The Finish Line
The Finish Line
Graduation season has come to a close. The moments of celebrating the completion of a time at a school or college with family and friends are now part of memories. Suddenly one realizes that the finish line is behind them. The long awaited, long sought goal is no more. For some, attention immediately turns to the next race, whether it be the next level of education or a job that has been waiting for them. For others, it is a bit disconcerting. The next step is not readily apparent. Everyone seems to have some idea what they should do. For high school graduates, it may be the first time that they get to choose their path.
Ideally a graduation speaker should provide the graduate with some guidance. At Southeast New Mexico College,
our graduation ceremony was the final New Mexico State University-Carlsbad graduation and the first for SENMC. We were very fortunate to have Dr. Ken Van Winkle, NMSU Associate Vice Chancellor for External Relations, to provide remarks to both of our graduating classes. I saw no need for competing speeches at our commencement, but I would like to take this opportunity to share some thoughts that apply to all the graduates from our area, both recent and from days past.
Colleges often refer to their graduation ceremony as a “commencement.” This is a reminder that “graduate” and “degree” both have their origins in the Latin word “gradus,” which refers to a rank or step. Graduation is not a finish line, but the beginning of what comes next. You—and only you—will choose what path to take. Fortunately, there is advice that can apply to all your potential journeys.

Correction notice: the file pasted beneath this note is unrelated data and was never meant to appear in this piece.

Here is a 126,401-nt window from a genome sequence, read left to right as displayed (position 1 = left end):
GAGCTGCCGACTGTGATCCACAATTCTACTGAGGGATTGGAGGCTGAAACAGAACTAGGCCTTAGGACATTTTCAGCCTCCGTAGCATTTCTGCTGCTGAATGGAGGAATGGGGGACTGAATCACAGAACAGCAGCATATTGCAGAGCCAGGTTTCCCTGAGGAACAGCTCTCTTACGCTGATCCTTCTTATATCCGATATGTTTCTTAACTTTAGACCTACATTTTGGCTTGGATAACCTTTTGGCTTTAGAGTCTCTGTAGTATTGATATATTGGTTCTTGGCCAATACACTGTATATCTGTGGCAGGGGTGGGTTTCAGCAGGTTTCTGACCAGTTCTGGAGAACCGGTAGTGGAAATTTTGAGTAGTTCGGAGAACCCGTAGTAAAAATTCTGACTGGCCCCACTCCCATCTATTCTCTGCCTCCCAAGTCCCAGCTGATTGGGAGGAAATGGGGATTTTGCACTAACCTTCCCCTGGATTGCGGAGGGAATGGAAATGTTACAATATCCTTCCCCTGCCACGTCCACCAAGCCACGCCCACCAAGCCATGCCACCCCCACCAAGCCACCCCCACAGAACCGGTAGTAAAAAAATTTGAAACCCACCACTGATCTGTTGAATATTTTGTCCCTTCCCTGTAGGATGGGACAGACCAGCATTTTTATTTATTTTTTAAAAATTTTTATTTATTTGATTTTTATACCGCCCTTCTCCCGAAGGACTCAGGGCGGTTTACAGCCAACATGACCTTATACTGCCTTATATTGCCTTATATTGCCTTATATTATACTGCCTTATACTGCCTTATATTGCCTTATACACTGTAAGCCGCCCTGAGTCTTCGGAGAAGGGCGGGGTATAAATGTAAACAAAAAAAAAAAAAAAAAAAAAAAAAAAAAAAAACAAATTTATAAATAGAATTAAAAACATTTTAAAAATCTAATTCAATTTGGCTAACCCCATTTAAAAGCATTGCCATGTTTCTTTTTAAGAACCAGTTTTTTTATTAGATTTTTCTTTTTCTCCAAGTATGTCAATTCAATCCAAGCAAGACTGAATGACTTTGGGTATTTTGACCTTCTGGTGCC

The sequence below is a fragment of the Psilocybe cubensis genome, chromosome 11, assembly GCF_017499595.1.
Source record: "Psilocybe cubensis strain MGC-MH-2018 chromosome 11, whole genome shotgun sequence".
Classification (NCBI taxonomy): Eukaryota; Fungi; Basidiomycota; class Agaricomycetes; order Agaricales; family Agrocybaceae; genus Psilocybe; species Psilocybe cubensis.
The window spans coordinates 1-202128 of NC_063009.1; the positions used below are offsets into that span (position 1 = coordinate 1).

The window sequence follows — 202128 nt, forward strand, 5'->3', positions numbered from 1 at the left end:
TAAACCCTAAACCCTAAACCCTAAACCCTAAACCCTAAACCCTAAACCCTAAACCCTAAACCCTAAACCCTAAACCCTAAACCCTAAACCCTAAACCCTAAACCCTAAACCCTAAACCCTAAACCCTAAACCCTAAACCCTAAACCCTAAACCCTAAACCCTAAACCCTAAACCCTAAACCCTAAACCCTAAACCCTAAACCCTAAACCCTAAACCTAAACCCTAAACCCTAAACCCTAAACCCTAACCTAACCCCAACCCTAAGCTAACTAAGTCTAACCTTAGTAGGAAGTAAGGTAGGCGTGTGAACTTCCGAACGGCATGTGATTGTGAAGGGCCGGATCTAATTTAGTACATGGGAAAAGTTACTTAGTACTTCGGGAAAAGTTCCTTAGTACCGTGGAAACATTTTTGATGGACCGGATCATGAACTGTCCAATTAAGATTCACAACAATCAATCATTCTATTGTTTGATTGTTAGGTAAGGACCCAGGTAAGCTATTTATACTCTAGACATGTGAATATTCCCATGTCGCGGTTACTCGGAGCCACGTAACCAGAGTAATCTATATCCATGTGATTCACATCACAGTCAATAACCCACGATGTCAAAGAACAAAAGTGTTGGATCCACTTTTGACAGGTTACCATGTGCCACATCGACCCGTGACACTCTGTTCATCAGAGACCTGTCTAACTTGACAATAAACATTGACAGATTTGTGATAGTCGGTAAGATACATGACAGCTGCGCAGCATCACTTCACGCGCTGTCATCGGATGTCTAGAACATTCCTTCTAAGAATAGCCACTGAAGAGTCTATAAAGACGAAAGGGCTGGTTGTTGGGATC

First, never stop growing and learning. You are never too old to become all that you can be. Yes, the years behind you limit your choices to an extent, but your experiences can illuminate possibilities that you could not see in your younger years. Ask questions, gain from those who have taken the path ahead of you, and commit yourself to learning everything you can.
Second, only connect. This maxim comes to us from the Victorian-era setting of Howards End by E.M. Forster and it remains true today. It is easy to get comfortable with getting to know only a few people and to treat others as mere actors in a story of your own choosing. Having a world filled only with immediate family and close neighbors was common when most people never journeyed far from their place of birth, but now that we have the means to go anywhere and talk with virtually anyone—worldwide—many still chose to limit their interactions to those who think much like they do. We must push ourselves out of our comfort zone and connect with others who are different from us. Our strength lies in our collective abilities. The more connections we have, the stronger we all are.
Finally, leave everything better than you found it. Everywhere you go, don’t be part of the problem. Be part of the solution. Find a way to grow—learn, work together with others whose talents are quite different from your own, and make the world a better place.
You may find some of these ideas to be cliché, but keep in mind that a cliché comes to be through overuse. While they may not be original, they are tried and true. I challenge you to do better and take them to the next level. May you leave these thoughts better than you found them as well.
Contact Kevin Beardmore at firstname.lastname@example.org or 575.234.9211.